“I miss my virginity.”
That was Dylan, a 25 year old student in our American Lit II class at a community college in North Carolina, where I’ve been an instructor for a number of years.
No, Dylan wasn’t speaking of the kind of virginity you may first imagine.
Near a military base, we have many vets of both genders in our classes, most of them logging in multiple combat tours. Dylan has been on three combat tours in Iraq, and is a single dad now working on his associate degree.
What prompted Dylan’s statement was the class discussion of a line from Kurt Vonnegut’s 1969 novel, Slaughterhouse Five. In the story, Mary O’Hare, the wife of one of Vonnegut’s World War II army buddies, has just blasted Vonnegut for planning to write a book about the war. The source of her anger is asleep upstairs in footie pajamas—her young children.
You were babies, she growls at Vonnegut, and yet I know you’ll write the book as if you were men. You weren’t men; you weren’t John Wayne or Frank Sinatra, she hisses. You were children like our kids asleep upstairs. You’ll glorify war in your book, glamorize it, pretend you were big brawny men when you fought it, and people will keep fighting wars forever.
She hates Vonnegut for the book she believes he’ll write.
Sitting at Mary’s kitchen table, Vonnegut surprises Mary. He swiftly agrees with her that he and his pal, O’Hare, were children, in fact were “virgins,” when they fought in Germany.
Our American Lit class discusses the meaning of the word “virgin” in this context—that it doesn’t refer to sexual virginity but to the innocence of teenagers who have yet to fight their first battle.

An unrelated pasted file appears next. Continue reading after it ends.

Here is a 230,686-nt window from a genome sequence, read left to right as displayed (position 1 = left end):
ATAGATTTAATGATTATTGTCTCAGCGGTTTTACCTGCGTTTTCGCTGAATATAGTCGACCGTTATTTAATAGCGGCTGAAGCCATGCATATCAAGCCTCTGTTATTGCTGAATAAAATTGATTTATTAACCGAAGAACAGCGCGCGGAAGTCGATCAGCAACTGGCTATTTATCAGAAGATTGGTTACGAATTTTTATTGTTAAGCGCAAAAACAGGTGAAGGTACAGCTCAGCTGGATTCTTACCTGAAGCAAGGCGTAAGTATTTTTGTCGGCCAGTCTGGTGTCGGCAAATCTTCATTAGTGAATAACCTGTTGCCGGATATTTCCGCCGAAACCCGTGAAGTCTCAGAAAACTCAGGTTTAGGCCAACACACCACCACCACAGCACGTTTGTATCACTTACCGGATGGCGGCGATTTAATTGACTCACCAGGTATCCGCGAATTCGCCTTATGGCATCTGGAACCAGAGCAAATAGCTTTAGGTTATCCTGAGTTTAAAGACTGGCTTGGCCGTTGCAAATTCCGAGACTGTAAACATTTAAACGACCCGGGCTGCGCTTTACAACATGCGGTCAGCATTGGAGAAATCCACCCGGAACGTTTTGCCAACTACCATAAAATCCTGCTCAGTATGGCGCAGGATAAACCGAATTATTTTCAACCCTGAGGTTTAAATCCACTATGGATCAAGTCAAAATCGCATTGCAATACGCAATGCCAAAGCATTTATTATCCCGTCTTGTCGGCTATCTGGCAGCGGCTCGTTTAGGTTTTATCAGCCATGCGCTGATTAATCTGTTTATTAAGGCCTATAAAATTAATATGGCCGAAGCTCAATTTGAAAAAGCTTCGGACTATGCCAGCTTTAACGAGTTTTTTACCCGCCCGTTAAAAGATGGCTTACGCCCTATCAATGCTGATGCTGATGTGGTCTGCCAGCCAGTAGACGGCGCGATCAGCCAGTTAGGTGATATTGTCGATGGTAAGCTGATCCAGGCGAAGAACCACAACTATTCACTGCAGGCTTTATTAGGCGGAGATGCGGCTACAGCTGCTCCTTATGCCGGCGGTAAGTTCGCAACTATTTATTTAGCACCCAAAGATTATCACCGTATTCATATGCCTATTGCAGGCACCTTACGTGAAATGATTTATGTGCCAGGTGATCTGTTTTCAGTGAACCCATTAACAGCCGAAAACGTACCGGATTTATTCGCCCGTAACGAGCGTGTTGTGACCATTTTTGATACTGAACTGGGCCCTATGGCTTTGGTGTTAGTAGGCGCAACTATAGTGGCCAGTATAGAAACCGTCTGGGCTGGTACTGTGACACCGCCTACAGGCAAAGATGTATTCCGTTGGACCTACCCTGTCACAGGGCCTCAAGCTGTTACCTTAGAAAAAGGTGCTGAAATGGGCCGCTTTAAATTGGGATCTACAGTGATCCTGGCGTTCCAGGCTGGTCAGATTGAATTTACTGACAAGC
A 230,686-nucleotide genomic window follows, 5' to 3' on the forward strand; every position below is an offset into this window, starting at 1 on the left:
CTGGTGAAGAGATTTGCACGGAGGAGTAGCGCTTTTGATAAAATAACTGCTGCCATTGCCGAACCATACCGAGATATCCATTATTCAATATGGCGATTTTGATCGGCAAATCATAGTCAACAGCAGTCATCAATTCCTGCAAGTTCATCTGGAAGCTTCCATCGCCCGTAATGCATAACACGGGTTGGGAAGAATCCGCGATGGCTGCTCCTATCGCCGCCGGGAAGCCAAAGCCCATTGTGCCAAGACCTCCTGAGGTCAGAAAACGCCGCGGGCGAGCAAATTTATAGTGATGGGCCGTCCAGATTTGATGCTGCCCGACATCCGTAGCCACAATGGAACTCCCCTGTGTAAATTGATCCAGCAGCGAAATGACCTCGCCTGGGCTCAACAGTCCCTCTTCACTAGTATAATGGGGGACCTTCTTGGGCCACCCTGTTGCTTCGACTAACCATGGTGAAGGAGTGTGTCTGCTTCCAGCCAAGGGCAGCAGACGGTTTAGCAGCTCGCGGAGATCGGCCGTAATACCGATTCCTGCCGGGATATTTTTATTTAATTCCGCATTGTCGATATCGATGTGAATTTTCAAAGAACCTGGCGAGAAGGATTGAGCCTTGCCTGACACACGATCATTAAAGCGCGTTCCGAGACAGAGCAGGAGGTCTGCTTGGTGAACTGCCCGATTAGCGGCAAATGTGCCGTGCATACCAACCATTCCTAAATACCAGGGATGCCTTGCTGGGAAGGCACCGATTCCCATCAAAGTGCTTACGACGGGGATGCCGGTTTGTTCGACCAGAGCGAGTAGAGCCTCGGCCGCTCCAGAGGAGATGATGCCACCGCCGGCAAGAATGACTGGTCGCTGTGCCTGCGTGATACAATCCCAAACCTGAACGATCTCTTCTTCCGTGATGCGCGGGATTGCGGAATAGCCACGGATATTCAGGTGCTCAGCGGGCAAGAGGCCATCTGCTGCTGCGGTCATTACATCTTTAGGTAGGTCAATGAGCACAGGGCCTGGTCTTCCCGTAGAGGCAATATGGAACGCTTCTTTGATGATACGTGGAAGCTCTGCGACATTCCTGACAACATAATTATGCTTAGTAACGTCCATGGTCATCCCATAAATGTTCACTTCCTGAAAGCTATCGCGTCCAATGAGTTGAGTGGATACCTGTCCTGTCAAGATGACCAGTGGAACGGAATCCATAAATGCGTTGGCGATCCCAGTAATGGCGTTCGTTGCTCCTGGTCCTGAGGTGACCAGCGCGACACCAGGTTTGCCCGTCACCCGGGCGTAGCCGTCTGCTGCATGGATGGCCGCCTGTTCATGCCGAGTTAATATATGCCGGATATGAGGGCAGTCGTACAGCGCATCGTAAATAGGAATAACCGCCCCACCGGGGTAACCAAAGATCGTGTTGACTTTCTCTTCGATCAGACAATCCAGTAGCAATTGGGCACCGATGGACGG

Dylan pondered this discussion for a few seconds. Then he stated the line above that deserves repeating-- “I miss my virginity.”
The hair on my neck stood up. His terse comment chilled the stuffy classroom. Some of the other combat veterans nodded.
Dylan has been my student in other classes. He’s smart, no doubt about that. But he’s more than smart. He’s perceptive, analytical, and insightful. He’s wise.
He has been a warrior for us, the best kind of warrior. Sometimes I wonder how many U. S. citizens know, care, or approach understanding what our warriors have done for us.
Dylan probably won’t even mind me adding that I know he can be gentle, although I wouldn’t announce that to a crowd if I ran into him at a local pub on a Saturday night. He is confident, not arrogant, not the macho stereotype of the warrior. I’ll go further. I admire him, and the other men and women like him in my classes.
What they have seen and experienced in Iraq or Afghanistan I can’t come close to imagining, even though I watch the nightly news five nights out of seven. The conflicts that I see in sound bites, they lived in 3-D, 24/7.
Now they’re looking at me, for Pete’s sake, standing here hoping I have something to teach them. They are so eager to learn that they lean forward in their uncomfortable plastic chairs. They are my students, but I look up to them. They humble me.
Dylan is unique, but he is also just one of many warriors among us. He is the warrior who comes home from battle, makes a good life for himself, his family, his community.
He lost his virginity for us.
He misses it, and that is part of what makes him the man he is.